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an obstinate fellow : he swore he knew that I understood my business well, but that I shammed Abraham , to be idle ; but, God knows, I knew nothing of sea-business , and he beat me, without considering what he was about. I had still, however, my forty pounds, and that was some comfort to me under every beating; and the money I might have had to this day, but that our ship was taken by the French , and so I lost all. :
» Our crew was carried into Brest, and many of them died, because they were not lised to live in a jail ; but for my part, it was nothing to me, for I was seasoned. One night, as I was asleep on the bed of boards, with a warm blanket about me, for I always loved to lie well , I was awakened by the boatswain, who had a dark lantern in his band ; « Jack," says he to me, « will you knock out the French centry's brains ? » I don't care , says I, striving to keep myself awake, if I lend a hand. « Then follow me, » says he, « and I hope we shall do business. « So up I got, and tied my blanket, which was all the cloaths I had, about my middle and went with him to fight the Frenchmen.
*« Though we had no arms, we went down 10 the door, where both the centries were posted, and rushing upon them, seized their arms in a moment, and knocked them down. From thence , nine of us ran together to the quay , and seizing the first boat we met, got out of the harbour , and put to sea. We had not been here three days before we were taken up by the Dorset privateer , who were glad of so many good hands, and we consented to run our chance. However, we had not as much luck as we expected. In three days we fell in with the Pompadour privateer, of forty guns , while we had but twenty-tlıree ; so to it we went , yard-arm and yard-arm. The fight lasted for three hours, and I verily believe we should have taken the Frenchman, had we but had some more men left behind; but, unfortunately, we lost all our men just as we were going to get the victory.
« I was once more in the power of the French , and I believe it would have gone hard with me, had I been brought back to Brest; but , by good fortune , we were retaken by the Viper. I had almost forgot to tell you, that in that engagement, I was wounded in two places:I lost four fingers of the left hand, and my leg was shot off. If I had had the good fortune to have lost my leg and use of my hand on board a king's ship, and not. aboard a privateer, I should have been entitled to cloathing and maintenance during the rest of my life; but that was not my chance : one man is born with a silver spoon in his mouth, and another with a wooden ladle. However, blessed be God, I enjoy good health , and will for ever love liberty, and Old England. Liberty , ProperIy , and Old England, for ever , huzza! »
Thus saying, he limped off, leaving me in admiration at his intrepidity and content; nor could I avoid acknowledging, that an habitual acquaintance with misery serves better than philosophy to teach us to despise it. 3f . 1.1 . Post
THE VISION OF MIRZA; LI! Or, a picture of human life.
On the fifth day of the moon, which , according to the custom of my forefathers, I always keep holy, after having washed myself, and offered up my morning devotions , I ascended the high hills of Bagdat, in order to pass the rest of the day in meditation and prayer." As I was here airing myself on the tops of the mountains, I fell into a profound contemplation on the vanity of human life, and passing from one thought to another , surely, said I, man is but a shadow, and life a dream. Whilst I was 'thus musing, I cast my eyes towards the summit of a rock that was not far from me, where I discovered one in the habit of a shepherd , with a little musical instrument in his hand. As I looked upon him, he applied it to his lips, and began to play upon it. The sound of it was exceeding sweet, and wrought into a variety of tunes that were inexpressibly melodious , and altogether different from any thing I had ever heard: they put me in mind of those heavenly airs that are played to the departed souls of good men upon their first arrival in Paradise , to wear out the impressions of their last agonies, and qualify them for the pleasures of that happy place. My heart melted away in secret raptures.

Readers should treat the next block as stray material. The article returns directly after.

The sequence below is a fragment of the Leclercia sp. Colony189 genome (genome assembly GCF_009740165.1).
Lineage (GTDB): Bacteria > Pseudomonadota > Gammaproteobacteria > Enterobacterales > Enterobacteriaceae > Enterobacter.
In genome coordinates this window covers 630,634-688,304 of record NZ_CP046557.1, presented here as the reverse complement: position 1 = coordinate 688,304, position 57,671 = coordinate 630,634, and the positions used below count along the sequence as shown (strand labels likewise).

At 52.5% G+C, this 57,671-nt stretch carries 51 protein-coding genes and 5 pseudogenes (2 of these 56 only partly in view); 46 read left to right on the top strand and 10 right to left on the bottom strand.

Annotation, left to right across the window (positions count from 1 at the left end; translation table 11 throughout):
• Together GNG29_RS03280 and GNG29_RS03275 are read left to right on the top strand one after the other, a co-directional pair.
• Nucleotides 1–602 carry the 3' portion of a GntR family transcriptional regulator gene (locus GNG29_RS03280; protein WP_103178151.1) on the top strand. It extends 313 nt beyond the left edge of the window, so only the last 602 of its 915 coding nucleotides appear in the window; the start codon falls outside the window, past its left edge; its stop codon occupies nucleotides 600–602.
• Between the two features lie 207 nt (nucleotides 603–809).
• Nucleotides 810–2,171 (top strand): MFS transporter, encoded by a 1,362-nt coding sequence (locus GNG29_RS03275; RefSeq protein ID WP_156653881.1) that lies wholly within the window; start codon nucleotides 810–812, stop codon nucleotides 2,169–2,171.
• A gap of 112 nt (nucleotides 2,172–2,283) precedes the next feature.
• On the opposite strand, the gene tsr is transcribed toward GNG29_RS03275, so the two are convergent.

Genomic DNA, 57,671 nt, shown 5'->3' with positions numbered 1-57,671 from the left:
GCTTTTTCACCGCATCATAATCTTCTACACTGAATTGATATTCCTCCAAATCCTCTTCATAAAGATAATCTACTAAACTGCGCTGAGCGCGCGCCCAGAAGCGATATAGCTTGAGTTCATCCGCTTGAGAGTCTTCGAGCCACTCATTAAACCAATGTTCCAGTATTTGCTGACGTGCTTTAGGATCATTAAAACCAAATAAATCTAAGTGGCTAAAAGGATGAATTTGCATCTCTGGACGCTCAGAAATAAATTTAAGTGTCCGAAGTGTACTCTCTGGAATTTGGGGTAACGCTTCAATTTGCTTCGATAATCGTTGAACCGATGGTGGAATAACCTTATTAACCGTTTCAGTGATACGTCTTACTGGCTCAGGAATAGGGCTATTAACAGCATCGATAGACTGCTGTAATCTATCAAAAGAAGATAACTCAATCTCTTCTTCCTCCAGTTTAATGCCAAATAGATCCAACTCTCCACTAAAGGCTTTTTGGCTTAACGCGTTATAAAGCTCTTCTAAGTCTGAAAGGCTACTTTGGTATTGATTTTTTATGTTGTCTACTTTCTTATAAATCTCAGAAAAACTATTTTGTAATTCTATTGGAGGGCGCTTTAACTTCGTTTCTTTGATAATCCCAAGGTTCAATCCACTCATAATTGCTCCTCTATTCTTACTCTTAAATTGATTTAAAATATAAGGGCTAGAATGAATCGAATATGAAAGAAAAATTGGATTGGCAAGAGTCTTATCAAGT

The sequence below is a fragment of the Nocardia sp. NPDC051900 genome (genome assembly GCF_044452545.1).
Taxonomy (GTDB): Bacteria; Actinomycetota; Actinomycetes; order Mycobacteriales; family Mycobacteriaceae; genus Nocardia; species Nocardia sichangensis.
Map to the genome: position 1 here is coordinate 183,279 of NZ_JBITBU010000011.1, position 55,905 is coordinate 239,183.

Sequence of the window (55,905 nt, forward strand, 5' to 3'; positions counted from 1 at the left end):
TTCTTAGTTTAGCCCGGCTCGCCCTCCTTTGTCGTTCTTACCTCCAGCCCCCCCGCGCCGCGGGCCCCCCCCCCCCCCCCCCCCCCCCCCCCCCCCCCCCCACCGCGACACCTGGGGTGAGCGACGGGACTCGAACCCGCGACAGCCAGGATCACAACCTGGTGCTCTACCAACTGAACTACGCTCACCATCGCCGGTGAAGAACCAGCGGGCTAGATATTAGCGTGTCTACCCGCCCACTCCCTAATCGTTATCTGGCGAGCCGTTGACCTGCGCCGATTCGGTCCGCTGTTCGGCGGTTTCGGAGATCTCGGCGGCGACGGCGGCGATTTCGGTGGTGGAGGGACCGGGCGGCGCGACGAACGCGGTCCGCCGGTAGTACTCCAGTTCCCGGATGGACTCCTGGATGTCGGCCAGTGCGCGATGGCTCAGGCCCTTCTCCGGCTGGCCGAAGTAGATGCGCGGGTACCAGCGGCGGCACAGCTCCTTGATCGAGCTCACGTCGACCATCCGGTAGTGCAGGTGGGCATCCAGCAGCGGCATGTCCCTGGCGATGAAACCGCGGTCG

I had been often told that the rock before me was the haunt of a genius ; and that several had been entertained with that music, who had passed by it, but never heard that the musician had before made himself visible. When he had raised my thoughts by those transporting airs which he played, to taste the pleasures of his conversation , as I looked upon him like one astonished , he beckoned to me, and by the waving of his hand directed me to approach the place where he sat. I drew near with that reverence, which is due to a superior nature ; and as my heart was entirely subdued by the captivating strains I had heard , I fell down at his feet and wept. The genius smiled upon me with a look of compassion and affability that familiarized him to my imagination, and at once dispelled all the fears and apprehensions with which I approached him. He lifted me from the ground, and taking me by the hand , « Mirza , said he, « I have heard thee in thy soliloquies : follow me : »
He then led me to the highest pinnacle of the rock , and placing me on the top of it, « Cast thy eyes eastward , » said he , «and tell me what thou seest, « I see, said I, a huge valley , ind a prodigious side of water rolling through it. The valley that thou seest, said he , is the vale of misery, and the tide of water that thou seest, is part of